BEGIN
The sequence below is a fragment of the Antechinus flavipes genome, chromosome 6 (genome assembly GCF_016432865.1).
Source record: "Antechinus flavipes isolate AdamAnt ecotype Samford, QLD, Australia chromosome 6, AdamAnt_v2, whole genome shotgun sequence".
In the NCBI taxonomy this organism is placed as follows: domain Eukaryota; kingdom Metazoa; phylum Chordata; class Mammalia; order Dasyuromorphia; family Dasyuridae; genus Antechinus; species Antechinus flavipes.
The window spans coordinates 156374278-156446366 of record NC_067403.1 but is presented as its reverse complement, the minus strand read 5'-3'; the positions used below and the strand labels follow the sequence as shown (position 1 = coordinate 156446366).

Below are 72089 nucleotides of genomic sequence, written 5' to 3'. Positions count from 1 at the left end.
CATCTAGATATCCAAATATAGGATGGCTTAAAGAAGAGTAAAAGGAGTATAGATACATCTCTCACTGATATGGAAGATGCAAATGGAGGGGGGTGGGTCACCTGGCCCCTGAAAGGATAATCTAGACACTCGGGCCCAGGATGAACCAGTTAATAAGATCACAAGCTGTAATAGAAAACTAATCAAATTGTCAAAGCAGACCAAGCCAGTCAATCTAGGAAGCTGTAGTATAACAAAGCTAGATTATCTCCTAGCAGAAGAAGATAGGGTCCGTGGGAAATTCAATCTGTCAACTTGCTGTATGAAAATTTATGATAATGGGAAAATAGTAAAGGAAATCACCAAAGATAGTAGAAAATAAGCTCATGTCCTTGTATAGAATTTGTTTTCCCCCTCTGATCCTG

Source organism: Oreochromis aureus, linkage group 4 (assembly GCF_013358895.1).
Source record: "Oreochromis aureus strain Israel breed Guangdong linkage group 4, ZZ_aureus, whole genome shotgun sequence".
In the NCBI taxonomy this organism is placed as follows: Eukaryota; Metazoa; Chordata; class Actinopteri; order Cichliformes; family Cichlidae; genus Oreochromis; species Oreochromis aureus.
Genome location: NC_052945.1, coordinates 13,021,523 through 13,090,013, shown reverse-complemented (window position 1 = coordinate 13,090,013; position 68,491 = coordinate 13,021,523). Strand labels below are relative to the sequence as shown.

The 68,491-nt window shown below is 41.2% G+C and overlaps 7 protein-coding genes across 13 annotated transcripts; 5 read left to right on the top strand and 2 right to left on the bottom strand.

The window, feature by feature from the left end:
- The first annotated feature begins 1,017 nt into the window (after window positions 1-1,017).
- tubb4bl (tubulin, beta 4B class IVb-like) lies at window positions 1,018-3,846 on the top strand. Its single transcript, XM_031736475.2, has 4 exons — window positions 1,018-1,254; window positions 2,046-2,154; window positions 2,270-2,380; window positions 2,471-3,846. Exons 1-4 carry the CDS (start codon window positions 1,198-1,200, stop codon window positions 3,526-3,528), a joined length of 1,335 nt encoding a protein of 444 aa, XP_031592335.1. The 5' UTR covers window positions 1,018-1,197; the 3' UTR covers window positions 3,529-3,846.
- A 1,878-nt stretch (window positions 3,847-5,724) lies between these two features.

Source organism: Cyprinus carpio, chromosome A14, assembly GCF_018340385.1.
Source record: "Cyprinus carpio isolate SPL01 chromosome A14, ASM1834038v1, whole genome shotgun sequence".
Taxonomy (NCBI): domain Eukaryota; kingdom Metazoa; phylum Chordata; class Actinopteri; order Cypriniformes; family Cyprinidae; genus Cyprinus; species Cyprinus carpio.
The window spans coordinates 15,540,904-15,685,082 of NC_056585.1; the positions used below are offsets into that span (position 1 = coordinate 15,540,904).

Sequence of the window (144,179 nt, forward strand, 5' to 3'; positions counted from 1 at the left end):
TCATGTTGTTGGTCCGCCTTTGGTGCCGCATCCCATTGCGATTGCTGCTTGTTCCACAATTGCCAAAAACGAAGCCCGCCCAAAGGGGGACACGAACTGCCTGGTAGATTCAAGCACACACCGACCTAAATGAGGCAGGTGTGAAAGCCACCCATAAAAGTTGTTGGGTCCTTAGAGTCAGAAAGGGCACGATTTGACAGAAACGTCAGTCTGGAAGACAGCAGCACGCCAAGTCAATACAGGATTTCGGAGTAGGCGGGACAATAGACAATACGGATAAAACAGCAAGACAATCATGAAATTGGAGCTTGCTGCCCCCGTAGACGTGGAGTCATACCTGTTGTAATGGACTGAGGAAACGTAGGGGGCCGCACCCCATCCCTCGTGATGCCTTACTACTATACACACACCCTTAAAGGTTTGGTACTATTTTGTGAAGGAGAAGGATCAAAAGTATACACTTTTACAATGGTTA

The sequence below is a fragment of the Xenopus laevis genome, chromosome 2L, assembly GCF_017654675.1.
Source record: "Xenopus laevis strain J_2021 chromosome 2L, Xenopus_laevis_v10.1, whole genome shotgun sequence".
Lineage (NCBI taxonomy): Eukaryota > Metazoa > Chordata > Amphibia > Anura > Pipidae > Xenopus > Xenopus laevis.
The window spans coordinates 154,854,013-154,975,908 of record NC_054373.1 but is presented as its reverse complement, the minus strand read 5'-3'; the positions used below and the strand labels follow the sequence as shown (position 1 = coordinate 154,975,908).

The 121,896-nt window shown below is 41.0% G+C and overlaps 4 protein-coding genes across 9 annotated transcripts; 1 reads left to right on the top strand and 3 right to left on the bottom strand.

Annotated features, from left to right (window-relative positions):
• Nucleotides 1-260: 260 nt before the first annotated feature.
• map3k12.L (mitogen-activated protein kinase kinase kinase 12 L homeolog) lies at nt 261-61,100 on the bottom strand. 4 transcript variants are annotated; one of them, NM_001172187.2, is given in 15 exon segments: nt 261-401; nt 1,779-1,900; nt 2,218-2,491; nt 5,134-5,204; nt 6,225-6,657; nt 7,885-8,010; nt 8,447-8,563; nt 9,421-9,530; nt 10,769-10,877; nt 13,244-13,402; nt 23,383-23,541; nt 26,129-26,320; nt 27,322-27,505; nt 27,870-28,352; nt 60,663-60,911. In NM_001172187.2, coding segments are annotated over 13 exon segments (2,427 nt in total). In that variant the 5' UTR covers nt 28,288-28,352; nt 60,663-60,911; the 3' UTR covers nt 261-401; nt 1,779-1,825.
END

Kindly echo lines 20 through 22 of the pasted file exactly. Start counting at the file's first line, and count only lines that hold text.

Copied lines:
Sequence of the window (144,179 nt, forward strand, 5' to 3'; positions counted from 1 at the left end):
TCATGTTGTTGGTCCGCCTTTGGTGCCGCATCCCATTGCGATTGCTGCTTGTTCCACAATTGCCAAAAACGAAGCCCGCCCAAAGGGGGACACGAACTGCCTGGTAGATTCAAGCACACACCGACCTAAATGAGGCAGGTGTGAAAGCCACCCATAAAAGTTGTTGGGTCCTTAGAGTCAGAAAGGGCACGATTTGACAGAAACGTCAGTCTGGAAGACAGCAGCACGCCAAGTCAATACAGGATTTCGGAGTAGGCGGGACAATAGACAATACGGATAAAACAGCAAGACAATCATGAAATTGGAGCTTGCTGCCCCCGTAGACGTGGAGTCATACCTGTTGTAATGGACTGAGGAAACGTAGGGGGCCGCACCCCATCCCTCGTGATGCCTTACTACTATACACACACCCTTAAAGGTTTGGTACTATTTTGTGAAGGAGAAGGATCAAAAGTATACACTTTTACAATGGTTA

The sequence below is a fragment of the Xenopus laevis genome, chromosome 2L, assembly GCF_017654675.1.